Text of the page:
Healthy kidneys in a younger person might filter blood at a rate of more than 90 milliliters per minute. An older person with Stage 3 chronic kidney disease might be at an eGFR of 30 to 44. The lower your eGFR, the worse shape your kidneys are in. At 15 milliliters per minute, you are in kidney failure. When they can only process 20 milliliters of blood a minute, you might qualify for a transplant.

If you were white.

If you were a Black person, the eGFR threshold sat 16% higher.

Under the new formula, the same standards apply regardless of race. 

More race-neutral medicine

Since the eGFR equation was first developed in the late 1990s, race has been included as a variable. The original algorithm was considered a step forward. The test was easy, cheap and widely available. 

Initial studies found that creatinine levels were higher in people who self-reported as Black, so the equation corrected for that — even when their actual measured kidney function was the same as non-Black people with lower creatinine levels.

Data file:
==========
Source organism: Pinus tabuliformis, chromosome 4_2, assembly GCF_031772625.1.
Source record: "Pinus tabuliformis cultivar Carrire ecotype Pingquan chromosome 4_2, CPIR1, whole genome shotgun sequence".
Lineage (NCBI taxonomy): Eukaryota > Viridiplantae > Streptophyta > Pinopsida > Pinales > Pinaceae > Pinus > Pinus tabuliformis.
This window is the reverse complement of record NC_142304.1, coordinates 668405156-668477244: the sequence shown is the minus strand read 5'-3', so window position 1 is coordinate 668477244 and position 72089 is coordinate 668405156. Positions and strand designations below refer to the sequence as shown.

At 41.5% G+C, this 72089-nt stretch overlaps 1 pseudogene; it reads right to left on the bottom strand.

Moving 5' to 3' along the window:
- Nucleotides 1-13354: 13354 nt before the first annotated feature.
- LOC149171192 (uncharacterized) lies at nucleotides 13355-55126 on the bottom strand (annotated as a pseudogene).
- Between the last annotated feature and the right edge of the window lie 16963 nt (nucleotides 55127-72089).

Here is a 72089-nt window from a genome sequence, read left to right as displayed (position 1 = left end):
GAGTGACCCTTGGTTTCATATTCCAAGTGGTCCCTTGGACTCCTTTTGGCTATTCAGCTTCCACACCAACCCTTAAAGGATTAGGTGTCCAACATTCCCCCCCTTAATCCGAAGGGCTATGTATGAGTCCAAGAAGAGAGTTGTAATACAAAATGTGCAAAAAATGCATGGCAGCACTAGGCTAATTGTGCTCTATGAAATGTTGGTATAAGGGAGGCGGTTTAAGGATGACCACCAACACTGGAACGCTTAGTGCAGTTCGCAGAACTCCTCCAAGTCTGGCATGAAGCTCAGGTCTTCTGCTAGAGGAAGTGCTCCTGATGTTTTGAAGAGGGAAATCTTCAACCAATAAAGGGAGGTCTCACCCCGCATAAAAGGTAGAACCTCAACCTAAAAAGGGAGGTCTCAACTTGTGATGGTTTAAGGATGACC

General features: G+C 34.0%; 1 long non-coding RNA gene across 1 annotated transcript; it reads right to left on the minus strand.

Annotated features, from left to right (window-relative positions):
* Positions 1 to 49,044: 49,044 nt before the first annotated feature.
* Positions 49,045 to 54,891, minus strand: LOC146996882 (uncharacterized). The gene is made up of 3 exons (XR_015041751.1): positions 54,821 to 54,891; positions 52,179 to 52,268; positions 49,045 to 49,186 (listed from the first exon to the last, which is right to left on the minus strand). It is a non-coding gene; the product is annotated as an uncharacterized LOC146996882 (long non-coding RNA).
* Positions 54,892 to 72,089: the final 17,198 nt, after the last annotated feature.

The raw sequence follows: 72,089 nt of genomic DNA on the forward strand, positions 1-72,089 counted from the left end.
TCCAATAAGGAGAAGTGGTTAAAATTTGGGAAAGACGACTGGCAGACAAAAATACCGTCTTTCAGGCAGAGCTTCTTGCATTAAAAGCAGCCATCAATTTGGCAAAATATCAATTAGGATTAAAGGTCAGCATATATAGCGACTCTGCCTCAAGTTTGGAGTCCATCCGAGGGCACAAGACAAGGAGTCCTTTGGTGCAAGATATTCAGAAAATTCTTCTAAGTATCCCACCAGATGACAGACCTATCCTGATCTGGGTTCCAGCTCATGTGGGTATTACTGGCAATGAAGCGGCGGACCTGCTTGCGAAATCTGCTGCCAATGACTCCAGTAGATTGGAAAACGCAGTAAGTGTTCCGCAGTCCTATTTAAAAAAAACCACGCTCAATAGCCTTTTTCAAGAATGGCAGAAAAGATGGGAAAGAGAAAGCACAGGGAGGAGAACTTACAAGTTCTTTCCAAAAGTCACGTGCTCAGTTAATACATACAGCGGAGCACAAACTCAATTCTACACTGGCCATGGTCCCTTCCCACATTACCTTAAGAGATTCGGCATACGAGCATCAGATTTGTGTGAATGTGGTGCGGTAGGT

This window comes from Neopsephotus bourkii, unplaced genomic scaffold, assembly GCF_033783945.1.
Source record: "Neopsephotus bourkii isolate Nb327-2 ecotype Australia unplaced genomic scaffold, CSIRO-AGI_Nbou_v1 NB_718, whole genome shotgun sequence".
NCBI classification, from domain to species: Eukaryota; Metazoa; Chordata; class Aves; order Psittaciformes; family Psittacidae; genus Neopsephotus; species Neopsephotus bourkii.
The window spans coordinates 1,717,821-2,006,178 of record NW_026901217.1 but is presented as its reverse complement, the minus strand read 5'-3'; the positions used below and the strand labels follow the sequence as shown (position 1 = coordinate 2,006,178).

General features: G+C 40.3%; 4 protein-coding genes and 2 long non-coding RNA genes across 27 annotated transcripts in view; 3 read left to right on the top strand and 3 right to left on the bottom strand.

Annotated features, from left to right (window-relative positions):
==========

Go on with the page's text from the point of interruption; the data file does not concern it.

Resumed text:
But the study size was small and Black people were underrepresented in the sample, Adomako said. Over time, he said, “we began to realize that there were issues with correcting for race. 

“Race is a social construct. I am originally from Ghana,” he said. “I had a classmate whose mother was Ukrainian. If she is categorized as Black, she would have a different eGFR range.” 

That would affect how soon she would be considered to have advanced kidney disease or be eligible for a transplant.

Besides, Rosas said, “A lot of people are mixed – let’s say 40% Black. Who defines what’s Black?”